Tag: food for thought
Our first FOOD FOR THOUGHT panel member is
Year 10 student who blitzed the recent Desert Knowledge Q&A with her incisive description of generational conflict – and harmony – in The Alice.
In the spirit of Christmas, people are having parties. Many families, schools and workplaces are getting together to look back on the year that’s been, reward people for their efforts and perhaps, make amends for past mistakes. That is how a community moves forward and the same can be said for Alice Springs. Forums and meetings give us a chance to collectively examine the condition of this town. Events and celebrations bring people together from all across the community for one common, positive cause. Diversity in the citizens of Alice Springs is strength we need to build upon by having such gatherings all year round.
From a student’s perspective, Alice Springs has a weakness in its education. While many schools, resources and staff are of great quality, we cannot ignore the fact that we, in the Northern Territory, have lower performance standards than the rest of Australia. If we want our Alice "up to speed" now and in the years to come, we need to secure a sound future, academically, for the next generation. Thank you to the many already striving to do so. All of Alice needs to join the continual effort to bring every one of its students to their full potential.
So those are two ways in which Alice Springs could look to improve; more community events all year round and a solid effort towards educating the next generation.
With that said, here’s to the future!
“Happy Christmas to all, and to all good-night!”
Please click on FULL STORY then use the comment box to share your views. Do it now: Alice needs you!
The Alice Springs News normally closes over the holidays but this time we're challenging our readers to make room for reflection about our town's future in the merriment of the season.
Our decision to go exclusively online in March has been massively vindicated by the subsequent traffic growth on our site.
Since July monthly visits increased 31% from 9906 to 13,012, and page views skyrocketed 76% from 16,920 to 29,792.
Our readers' comments section blossomed, and more than ever in our 18 years of weekly publication, we're the ideas forum of The Alice.
Each week over the festive season, when great food on the table is a pleasure, we're asking you to give Food For Thought a go as well.
Locals prominent in their field, until the end of January 2012, will set the scene for this debate each week.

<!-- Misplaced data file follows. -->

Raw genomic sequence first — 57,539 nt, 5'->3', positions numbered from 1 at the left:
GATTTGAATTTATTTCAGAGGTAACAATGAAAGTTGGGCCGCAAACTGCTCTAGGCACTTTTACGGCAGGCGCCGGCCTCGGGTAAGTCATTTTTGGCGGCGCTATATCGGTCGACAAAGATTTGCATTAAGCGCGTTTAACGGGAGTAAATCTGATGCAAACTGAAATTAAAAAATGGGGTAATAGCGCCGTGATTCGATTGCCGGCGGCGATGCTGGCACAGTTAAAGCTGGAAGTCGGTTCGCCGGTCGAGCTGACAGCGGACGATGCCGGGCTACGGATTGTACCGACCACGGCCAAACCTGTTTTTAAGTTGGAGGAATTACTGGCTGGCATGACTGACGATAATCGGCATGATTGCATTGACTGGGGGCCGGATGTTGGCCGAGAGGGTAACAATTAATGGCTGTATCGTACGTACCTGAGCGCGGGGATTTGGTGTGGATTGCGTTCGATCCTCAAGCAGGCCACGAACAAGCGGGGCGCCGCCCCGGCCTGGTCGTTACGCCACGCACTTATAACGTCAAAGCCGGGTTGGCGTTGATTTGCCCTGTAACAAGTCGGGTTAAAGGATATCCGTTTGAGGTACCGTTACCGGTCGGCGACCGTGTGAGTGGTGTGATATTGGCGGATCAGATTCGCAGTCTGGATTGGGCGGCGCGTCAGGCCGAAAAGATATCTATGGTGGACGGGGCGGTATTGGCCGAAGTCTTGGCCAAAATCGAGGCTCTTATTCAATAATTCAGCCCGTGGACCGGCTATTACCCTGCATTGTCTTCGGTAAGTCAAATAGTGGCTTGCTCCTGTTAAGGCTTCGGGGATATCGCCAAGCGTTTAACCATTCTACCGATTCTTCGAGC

Then it's over to you, to use our comment box, to agree, argue, protest, expand, praise, cane. You're not limited to just one response: Ranging far and wide will enrich the debate. Take aim at the panelists' points – as well as what other correspondents have to say.
Our usual news reporting will resume on February 2, 2012.
Till then, tell us what YOU think needs to happen in 2012, with Town Council and Territory Parliament elections as political high-points.
Other panel members include:-
CEO of the National Transport Hall of Fame.
The local champion of lateral thinking has parlayed the Hall into the town's top private and volunteer initiative. When this year visitation dropped Liz swapped focus to big functions. How can this kind of "never say die" thinking be applied to the town's current woes?
Photographer, environmental campaigner.
Why looking after our natural heritage and assets is good for our community and good for business. And how we can do it better.
Executive Officer of the Chamber of Commerce.
When things get though the tough get going. Kay strutted a no-nonsense attitude at a string of recent public functions: Enough talk, more action.
Senior Mparntwe (Alice Springs) custodian. Successful tourism operator over three decades. Toxic infighting has given native title a bad name. How can this be stopped and in what way will the town benefit from its Aboriginal heritage?
Publication December 29. Deadline December 22.
Tourism Minister, Malarndirri McCarthy says a new Tourism Strategic Plan is needed to guide the industry from 2013. Will Alice still have a tourism industry then, and what needs to happen to ensure it will? Deb has been in the tourism industry for 20 years, currently running a Bed and Breakfast, and has a history in sales, marketing, car rentals, tours, inbound and promotion in Sydney and overseas.
A community development worker with over three decades of experience in working with Aboriginal people in town camps and remote communities in the Northern Territory and Queensland. He will look forward to where we would hope to be when the sun sets on the current 10-year second phase of the Federal Intervention into Indigenous affairs in the Territory.